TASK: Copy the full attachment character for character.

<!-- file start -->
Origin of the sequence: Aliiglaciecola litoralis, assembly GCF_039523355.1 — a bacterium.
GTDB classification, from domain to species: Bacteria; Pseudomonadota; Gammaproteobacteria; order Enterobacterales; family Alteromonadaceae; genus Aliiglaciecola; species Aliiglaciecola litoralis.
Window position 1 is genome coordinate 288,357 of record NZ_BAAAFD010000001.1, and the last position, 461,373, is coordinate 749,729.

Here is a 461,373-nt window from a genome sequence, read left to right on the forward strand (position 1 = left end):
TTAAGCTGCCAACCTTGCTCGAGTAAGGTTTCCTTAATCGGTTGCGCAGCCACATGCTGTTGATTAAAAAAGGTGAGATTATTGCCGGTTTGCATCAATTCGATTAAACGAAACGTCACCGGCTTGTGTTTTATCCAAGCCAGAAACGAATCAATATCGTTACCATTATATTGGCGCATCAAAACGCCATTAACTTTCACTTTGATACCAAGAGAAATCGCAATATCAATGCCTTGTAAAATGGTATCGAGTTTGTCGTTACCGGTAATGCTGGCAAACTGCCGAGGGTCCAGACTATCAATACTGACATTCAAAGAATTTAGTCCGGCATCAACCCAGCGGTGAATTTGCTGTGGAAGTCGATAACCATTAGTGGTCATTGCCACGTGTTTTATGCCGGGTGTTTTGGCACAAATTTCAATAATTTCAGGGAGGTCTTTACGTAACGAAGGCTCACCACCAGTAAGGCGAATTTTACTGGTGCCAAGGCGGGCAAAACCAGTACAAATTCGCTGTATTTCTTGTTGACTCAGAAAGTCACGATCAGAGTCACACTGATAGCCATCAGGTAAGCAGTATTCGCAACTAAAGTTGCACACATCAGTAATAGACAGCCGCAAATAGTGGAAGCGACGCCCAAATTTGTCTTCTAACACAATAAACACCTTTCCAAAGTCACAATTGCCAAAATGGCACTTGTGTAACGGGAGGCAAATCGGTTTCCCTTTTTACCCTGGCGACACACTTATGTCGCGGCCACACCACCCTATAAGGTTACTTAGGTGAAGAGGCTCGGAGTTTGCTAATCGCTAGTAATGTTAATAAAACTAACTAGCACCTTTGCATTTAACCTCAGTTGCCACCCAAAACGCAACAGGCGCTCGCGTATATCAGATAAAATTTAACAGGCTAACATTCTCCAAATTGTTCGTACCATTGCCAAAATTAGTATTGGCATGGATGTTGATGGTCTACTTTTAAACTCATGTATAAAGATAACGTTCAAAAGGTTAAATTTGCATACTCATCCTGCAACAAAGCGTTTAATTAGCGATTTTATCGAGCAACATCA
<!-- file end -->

Origin of the sequence: Aliiglaciecola litoralis, assembly GCF_039523355.1 — a bacterium.
GTDB classification, from domain to species: Bacteria; Pseudomonadota; Gammaproteobacteria; order Enterobacterales; family Alteromonadaceae; genus Aliiglaciecola; species Aliiglaciecola litoralis.
Window position 1 is genome coordinate 288,357 of record NZ_BAAAFD010000001.1, and the last position, 461,373, is coordinate 749,729.

Here is a 461,373-nt window from a genome sequence, read left to right on the forward strand (position 1 = left end):
TTAAGCTGCCAACCTTGCTCGAGTAAGGTTTCCTTAATCGGTTGCGCAGCCACATGCTGTTGATTAAAAAAGGTGAGATTATTGCCGGTTTGCATCAATTCGATTAAACGAAACGTCACCGGCTTGTGTTTTATCCAAGCCAGAAACGAATCAATATCGTTACCATTATATTGGCGCATCAAAACGCCATTAACTTTCACTTTGATACCAAGAGAAATCGCAATATCAATGCCTTGTAAAATGGTATCGAGTTTGTCGTTACCGGTAATGCTGGCAAACTGCCGAGGGTCCAGACTATCAATACTGACATTCAAAGAATTTAGTCCGGCATCAACCCAGCGGTGAATTTGCTGTGGAAGTCGATAACCATTAGTGGTCATTGCCACGTGTTTTATGCCGGGTGTTTTGGCACAAATTTCAATAATTTCAGGGAGGTCTTTACGTAACGAAGGCTCACCACCAGTAAGGCGAATTTTACTGGTGCCAAGGCGGGCAAAACCAGTACAAATTCGCTGTATTTCTTGTTGACTCAGAAAGTCACGATCAGAGTCACACTGATAGCCATCAGGTAAGCAGTATTCGCAACTAAAGTTGCACACATCAGTAATAGACAGCCGCAAATAGTGGAAGCGACGCCCAAATTTGTCTTCTAACACAATAAACACCTTTCCAAAGTCACAATTGCCAAAATGGCACTTGTGTAACGGGAGGCAAATCGGTTTCCCTTTTTACCCTGGCGACACACTTATGTCGCGGCCACACCACCCTATAAGGTTACTTAGGTGAAGAGGCTCGGAGTTTGCTAATCGCTAGTAATGTTAATAAAACTAACTAGCACCTTTGCATTTAACCTCAGTTGCCACCCAAAACGCAACAGGCGCTCGCGTATATCAGATAAAATTTAACAGGCTAACATTCTCCAAATTGTTCGTACCATTGCCAAAATTAGTATTGGCATGGATGTTGATGGTCTACTTTTAAACTCATGTATAAAGATAACGTTCAAAAGGTTAAATTTGCATACTCATCCTGCAACAAAGCGTTTAATTAGCGATTTTATCGAGCAACATCA